The cloisters of Carennac, built from plans furnished by that fountain of ecclesiastical art in the Middle Ages, the monastery of Cluny, must, judging from the remnants of tracery in the arcades, and the delicately carved bosses of the vaults, have been once a spot where the spirit of Gothic architecture found delight. Now the spirit of ruin dwells there, leading the bramble and the celandine to conquer, year after year, some fresh territory upon the ancient quadrangle’s crumbling wall. Above, where the sunbeam strikes upon the wrinkled stone, the lizard basks and the bee fresh from its hive hums as blithely among the yellow flowers of the celandine as if the blocks raised by men in their reaching towards Heaven were nothing more than the rocks that cast their shadows upon the Dordogne. Upon the ground, man, by using no rein of respect to curb the lower needs of life, has desecrated the spot with pigsties! Some inhabitant of Carennac, into whose hands the cloisters passed in recent times, thought that a place which was good enough for Benedictine monks to walk in might, with a little fresh masonry, be made fit for pigs to feed and sleep in. But an end had come to this idyllic state of things. The cloisters of Carennac had just been placed on the list of historic monuments. The adjoining church had been ‘classed’ long before.
This church, a small Gothic edifice of the twelfth century, has a far-projecting porch enriched with a specimen of mediaeval carving which is a long delight to the few archaeologists who find their way to the almost forgotten village of Carennac. The composition, which fills the tympan of the scarcely-pointed arch, represents Christ surrounded by the twelve Apostles. The influence of Byzantine art is perceptible in the treatment. Very few such masterpieces of twelfth-century carving have been so well preserved as this. The seated figure of Christ in the act of blessing His Apostles, the right hand upraised, the left resting upon a clasped book, impresses the beholder by its majesty and serenity. Very different are the figures of the Apostles: these are men, and of a very common type too, such as the Benedictines were accustomed to see in their own cloisters, or among their dependents at Carennac. But how animated are the forms, and how expressive the faces! The mouldings which serve as a border to the composition are much more Romanesque or Byzantine than Gothic, and the columns that support it have capitals which are purely Romanesque. In the interior of the church is a fifteenth-century group of seven figures, representing the scene of the Holy Sepulchre; an admirable composition, showing to what a high degree of excellence French sculpture had attained even at the dawn of the Renaissance.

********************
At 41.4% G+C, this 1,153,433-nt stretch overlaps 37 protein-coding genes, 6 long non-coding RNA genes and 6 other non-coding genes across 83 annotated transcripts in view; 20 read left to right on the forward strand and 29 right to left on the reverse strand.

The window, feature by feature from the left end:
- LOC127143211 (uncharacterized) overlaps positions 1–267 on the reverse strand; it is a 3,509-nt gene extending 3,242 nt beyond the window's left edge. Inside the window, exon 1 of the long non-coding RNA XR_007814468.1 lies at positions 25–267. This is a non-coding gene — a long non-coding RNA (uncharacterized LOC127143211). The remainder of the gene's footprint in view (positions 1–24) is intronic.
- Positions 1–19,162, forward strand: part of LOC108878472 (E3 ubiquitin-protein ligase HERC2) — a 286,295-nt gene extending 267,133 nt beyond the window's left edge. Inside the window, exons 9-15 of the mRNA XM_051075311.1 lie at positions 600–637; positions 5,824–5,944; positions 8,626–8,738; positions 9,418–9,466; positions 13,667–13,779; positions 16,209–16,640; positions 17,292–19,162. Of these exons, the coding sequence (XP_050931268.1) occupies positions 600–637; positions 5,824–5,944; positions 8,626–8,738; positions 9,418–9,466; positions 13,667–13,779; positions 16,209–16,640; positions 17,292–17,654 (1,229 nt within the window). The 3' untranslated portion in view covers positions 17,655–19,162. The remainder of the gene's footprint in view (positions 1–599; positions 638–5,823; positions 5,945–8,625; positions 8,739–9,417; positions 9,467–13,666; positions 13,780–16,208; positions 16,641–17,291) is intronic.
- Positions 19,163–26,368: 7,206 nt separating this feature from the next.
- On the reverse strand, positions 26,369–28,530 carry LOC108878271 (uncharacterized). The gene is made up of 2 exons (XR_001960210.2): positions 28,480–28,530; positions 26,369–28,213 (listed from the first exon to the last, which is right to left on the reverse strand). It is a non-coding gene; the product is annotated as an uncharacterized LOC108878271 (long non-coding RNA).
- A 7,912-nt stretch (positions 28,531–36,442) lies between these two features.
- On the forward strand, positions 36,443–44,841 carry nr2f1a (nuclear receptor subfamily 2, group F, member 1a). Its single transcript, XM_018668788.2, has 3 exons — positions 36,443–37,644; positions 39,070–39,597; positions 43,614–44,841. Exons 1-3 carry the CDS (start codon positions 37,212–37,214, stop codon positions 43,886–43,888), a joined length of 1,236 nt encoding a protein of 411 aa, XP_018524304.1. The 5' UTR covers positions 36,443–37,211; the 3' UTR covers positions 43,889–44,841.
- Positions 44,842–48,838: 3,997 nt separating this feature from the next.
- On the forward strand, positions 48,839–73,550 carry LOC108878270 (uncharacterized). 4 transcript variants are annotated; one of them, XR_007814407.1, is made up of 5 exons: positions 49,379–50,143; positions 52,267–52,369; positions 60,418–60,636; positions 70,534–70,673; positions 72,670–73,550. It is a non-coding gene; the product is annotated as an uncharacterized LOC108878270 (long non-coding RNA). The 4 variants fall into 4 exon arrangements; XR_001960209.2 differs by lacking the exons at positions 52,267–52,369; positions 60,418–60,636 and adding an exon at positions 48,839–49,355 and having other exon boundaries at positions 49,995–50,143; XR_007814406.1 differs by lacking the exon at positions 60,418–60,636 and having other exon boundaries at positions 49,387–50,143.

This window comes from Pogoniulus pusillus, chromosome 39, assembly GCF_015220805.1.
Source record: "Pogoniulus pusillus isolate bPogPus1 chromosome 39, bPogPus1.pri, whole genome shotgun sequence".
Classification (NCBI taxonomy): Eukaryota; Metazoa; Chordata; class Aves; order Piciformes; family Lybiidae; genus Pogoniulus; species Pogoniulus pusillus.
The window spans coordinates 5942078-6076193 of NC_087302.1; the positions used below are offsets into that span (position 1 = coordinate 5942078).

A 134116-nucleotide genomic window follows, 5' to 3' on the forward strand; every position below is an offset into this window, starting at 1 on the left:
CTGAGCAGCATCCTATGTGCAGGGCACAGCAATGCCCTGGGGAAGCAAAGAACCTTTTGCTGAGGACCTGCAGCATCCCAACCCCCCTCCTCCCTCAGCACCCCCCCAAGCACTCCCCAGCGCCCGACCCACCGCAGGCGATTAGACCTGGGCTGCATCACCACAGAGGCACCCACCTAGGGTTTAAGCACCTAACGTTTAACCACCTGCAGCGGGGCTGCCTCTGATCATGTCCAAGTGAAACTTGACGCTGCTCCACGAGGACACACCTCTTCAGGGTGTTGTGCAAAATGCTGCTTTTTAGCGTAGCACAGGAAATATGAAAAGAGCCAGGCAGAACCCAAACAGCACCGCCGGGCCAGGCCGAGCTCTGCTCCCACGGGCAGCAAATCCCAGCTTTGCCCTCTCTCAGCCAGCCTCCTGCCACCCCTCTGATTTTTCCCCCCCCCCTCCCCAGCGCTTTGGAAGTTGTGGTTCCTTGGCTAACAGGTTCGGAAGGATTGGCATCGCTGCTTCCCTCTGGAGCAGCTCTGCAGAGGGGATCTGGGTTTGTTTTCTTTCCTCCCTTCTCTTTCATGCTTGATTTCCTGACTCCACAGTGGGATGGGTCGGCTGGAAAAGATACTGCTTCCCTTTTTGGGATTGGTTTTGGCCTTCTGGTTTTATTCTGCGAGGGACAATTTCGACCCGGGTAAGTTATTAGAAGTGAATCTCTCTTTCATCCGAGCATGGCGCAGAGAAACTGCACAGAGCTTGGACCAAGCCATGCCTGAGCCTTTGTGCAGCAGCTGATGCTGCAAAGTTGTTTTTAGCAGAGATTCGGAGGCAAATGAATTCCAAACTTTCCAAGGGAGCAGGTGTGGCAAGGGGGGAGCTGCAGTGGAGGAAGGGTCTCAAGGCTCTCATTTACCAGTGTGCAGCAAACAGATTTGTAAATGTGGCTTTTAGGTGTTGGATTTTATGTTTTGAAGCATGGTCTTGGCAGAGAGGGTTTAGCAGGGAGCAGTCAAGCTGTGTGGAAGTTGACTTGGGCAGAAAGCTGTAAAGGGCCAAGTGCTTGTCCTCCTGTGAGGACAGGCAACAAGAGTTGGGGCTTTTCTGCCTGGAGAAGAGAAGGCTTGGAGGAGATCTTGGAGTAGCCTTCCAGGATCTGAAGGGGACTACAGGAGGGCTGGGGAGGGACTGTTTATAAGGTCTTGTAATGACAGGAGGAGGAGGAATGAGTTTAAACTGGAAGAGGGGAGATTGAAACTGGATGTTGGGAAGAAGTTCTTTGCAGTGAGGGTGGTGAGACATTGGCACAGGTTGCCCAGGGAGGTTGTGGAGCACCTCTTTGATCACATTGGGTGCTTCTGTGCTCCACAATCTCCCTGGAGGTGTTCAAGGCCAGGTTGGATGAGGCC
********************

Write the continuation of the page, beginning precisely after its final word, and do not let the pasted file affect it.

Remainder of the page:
Upon the stony plateau above Roc-Amadour is a cavern well known in the district as the Gouffre de Revaillon. It had for me a peculiar attraction on account of the gloomy grandeur of the scene at the entrance. When I saw it for the first time I understood at once the supernatural horror in which the peasant has learnt to hold such places. It responds to impressions left on the mind of the ’Stygian cave forlorn,’ the entrance to Dante’s ‘City of Sorrow,’ and that other cave where Aeneas witnessed in cold terror the prophetic fury of the Sibyl.